It seems like it has been occurring spontaneously, without any planning or future agenda. Their first step towards the ability to privatize is the development of a concrete plan. Included in that agenda is a total restructuring of the government to facilitate a growing and efficient economy. This will necessitate legal reforms and regulations. Without them public monopolies will be replaced by private ones having the same ifficulties and inefficiencies. Puerto Rico is much farther in the privatization race as well as total industrialization and development.
They have both voiced a desire for it and have instilled plans to attain it. Its future privatization focus will be on improved lines of communication between the public and private sectors. This governmental shift will then allow an alternate source of capital, less responsibility for the country’s GDP status, free market competition, and increase employment. The government will be able to focus on public and socioeconomic responsibilities. The Dominican Republic has only acknowledged the concept of rivatization and had signs of it without intention. They have more constraints due to its stage of growth.
The country must also reform legislation to include the reduction of foreign investment restrictions to allow equal treatment to domestic and foreign investors, the deregulation of the transfer of public assets (currently rigid limits), and the creation of anti-trust laws that will stimulate private ownership. Corporate Acquisition and Merger Policy The conditions for foreign investment in Puerto Rico follow those of the United States. Of course they are not identical, but ithout certain bank policy differences, it compares with the United States by not placing restrictions on foreign investor actions.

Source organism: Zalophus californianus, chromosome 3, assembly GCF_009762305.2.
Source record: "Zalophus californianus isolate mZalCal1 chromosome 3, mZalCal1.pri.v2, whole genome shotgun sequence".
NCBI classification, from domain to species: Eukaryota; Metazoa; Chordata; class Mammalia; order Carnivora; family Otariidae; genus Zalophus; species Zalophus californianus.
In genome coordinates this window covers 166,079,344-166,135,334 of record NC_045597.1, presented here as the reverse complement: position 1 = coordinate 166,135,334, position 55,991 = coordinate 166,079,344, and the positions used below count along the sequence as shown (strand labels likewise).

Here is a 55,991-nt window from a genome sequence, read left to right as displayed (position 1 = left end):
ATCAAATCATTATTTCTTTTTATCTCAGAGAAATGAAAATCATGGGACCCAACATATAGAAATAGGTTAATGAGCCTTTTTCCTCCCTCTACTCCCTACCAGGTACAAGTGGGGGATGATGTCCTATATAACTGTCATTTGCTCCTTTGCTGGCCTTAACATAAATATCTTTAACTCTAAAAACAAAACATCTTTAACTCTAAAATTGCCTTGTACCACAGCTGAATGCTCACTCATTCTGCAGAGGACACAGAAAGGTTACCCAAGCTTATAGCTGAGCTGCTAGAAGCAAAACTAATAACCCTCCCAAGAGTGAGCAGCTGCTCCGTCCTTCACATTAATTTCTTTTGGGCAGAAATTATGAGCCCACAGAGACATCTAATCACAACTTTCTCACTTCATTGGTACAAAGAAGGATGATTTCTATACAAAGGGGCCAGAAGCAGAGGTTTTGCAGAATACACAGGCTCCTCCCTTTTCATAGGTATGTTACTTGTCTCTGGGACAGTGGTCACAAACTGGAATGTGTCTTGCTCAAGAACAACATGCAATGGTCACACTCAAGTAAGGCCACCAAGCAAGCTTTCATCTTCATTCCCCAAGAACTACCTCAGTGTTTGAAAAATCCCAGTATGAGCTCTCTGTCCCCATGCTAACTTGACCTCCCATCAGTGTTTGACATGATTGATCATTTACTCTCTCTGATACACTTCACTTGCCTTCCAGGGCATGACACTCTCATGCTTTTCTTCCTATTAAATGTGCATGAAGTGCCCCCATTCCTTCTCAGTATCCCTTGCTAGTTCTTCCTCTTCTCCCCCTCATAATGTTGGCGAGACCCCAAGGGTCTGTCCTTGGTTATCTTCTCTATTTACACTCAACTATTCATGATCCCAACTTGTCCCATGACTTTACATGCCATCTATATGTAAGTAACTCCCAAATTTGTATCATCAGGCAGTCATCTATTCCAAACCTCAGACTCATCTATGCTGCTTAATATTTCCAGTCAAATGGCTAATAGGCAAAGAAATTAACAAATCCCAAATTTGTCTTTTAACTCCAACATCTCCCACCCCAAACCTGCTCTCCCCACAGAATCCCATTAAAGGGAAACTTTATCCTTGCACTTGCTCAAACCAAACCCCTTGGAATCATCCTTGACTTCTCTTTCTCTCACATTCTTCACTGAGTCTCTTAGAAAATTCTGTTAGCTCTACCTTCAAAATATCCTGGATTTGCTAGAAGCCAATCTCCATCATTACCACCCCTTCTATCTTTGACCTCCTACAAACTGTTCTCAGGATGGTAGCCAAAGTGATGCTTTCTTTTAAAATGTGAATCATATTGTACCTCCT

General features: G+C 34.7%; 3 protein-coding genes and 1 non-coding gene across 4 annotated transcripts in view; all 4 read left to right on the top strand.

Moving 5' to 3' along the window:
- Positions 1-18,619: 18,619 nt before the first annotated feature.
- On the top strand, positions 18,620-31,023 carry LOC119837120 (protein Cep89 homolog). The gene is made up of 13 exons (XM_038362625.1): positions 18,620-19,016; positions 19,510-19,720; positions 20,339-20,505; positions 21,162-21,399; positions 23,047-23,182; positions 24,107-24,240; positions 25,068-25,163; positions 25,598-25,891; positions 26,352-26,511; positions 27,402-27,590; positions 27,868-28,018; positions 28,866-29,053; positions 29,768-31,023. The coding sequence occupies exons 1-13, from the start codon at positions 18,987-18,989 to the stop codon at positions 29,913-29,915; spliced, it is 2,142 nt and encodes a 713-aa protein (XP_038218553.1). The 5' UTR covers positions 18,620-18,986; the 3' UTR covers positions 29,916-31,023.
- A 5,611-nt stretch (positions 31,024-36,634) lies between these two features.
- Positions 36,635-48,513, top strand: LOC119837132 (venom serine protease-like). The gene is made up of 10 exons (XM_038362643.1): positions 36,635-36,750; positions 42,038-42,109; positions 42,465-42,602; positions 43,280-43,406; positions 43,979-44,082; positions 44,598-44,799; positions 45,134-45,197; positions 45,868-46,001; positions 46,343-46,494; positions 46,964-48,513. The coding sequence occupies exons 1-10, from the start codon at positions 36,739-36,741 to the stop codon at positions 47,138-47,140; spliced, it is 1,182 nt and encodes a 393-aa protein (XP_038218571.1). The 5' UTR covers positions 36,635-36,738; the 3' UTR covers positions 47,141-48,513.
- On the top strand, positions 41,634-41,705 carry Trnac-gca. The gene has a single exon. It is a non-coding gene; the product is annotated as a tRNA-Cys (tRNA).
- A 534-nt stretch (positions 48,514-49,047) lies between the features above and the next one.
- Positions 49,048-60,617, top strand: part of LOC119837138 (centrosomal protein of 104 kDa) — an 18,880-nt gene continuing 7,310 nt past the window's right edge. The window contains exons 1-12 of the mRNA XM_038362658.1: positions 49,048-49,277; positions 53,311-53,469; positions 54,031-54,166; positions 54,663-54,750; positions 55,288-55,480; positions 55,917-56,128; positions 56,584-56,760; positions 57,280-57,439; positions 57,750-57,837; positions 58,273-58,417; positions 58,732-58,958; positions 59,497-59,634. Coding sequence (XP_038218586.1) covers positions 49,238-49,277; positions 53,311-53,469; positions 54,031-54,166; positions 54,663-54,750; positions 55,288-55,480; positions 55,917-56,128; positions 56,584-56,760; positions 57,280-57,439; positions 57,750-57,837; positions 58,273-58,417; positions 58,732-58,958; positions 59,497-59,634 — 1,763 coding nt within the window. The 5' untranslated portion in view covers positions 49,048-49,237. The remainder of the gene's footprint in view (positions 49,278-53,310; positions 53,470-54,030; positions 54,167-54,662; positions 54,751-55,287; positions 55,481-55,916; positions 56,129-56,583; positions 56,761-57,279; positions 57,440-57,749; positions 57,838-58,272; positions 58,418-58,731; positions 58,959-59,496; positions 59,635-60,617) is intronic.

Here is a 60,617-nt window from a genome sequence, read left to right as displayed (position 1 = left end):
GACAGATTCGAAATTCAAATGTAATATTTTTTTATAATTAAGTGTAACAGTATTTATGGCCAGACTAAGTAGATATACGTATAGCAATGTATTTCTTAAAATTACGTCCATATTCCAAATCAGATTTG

International investors are given the same general rights as domestic ones. The Dominican Republic, however, regulated foreign investors by Law Number 861, also known as the Foreign Investment Law, until 1995. This law required foreign businesses to register themselves with the Central Bank before official approval to invest [Mera, O. ]. It also contained other regulations including a twenty-five percent limit on profits accrued from registered foreign investments, which can be repatriated [Gomez, R. ].
The new law encourages greater investment in the country by allowing foreign investment in all areas of economic activity, not requiring investors to register with the Central Bank. This law also expands the ability to withdraw funds from the country in freely convertible currency. Another enhancement is the easing of previous restrictions on technological transfer agreements. Puerto Rico has a corporate law mandating corporations to register by filing a sworn statement, a balance sheet, and a corporate charter.
In order to do business on the island, enterprises have to keep business records and file an annual report with the state epartment. The only time there have been difficulties in entering Puerto Rico was with foreign banks. Licensing requirements exist mostly for financial enterprises. Otherwise foreign investors have minimal barriers to entry in the market for both corporate acquisitions and formation of new organizations. However, banks have usually been denied applications to operate in Puerto Rico unless the bank sets up conditions where it will contribute to the nation’s economy.
Other licensing rules are present for mortgage lenders, small personal loan and personal property leasing companies. Mergers in Puerto Rico are achieved through the approval of shareholders and board of directors of each of the participating corporations. The revamped or new corporation can be either a domestic or a foreign business. If the surviving company is foreign, it must be qualified to do business in Puerto Rico to continue its operation. Besides the corporate law, no other special regulations regarding mergers exist.
Laws on acquisitions vary based on if the company acquired is private or public. The public acquisition is a rather complicated procedure. Looking at the process of the government who has been ttempting to sell many public enterprises it owns, the government starts the selling process by requesting bids. That is followed by separate negotiations with the bidders. The sale cannot just go to the entity with the highest bid. The authorization of legislature is required. Because of the many factors that are included in the business deal (employment levels, etc. ), both delays and even denials are likely.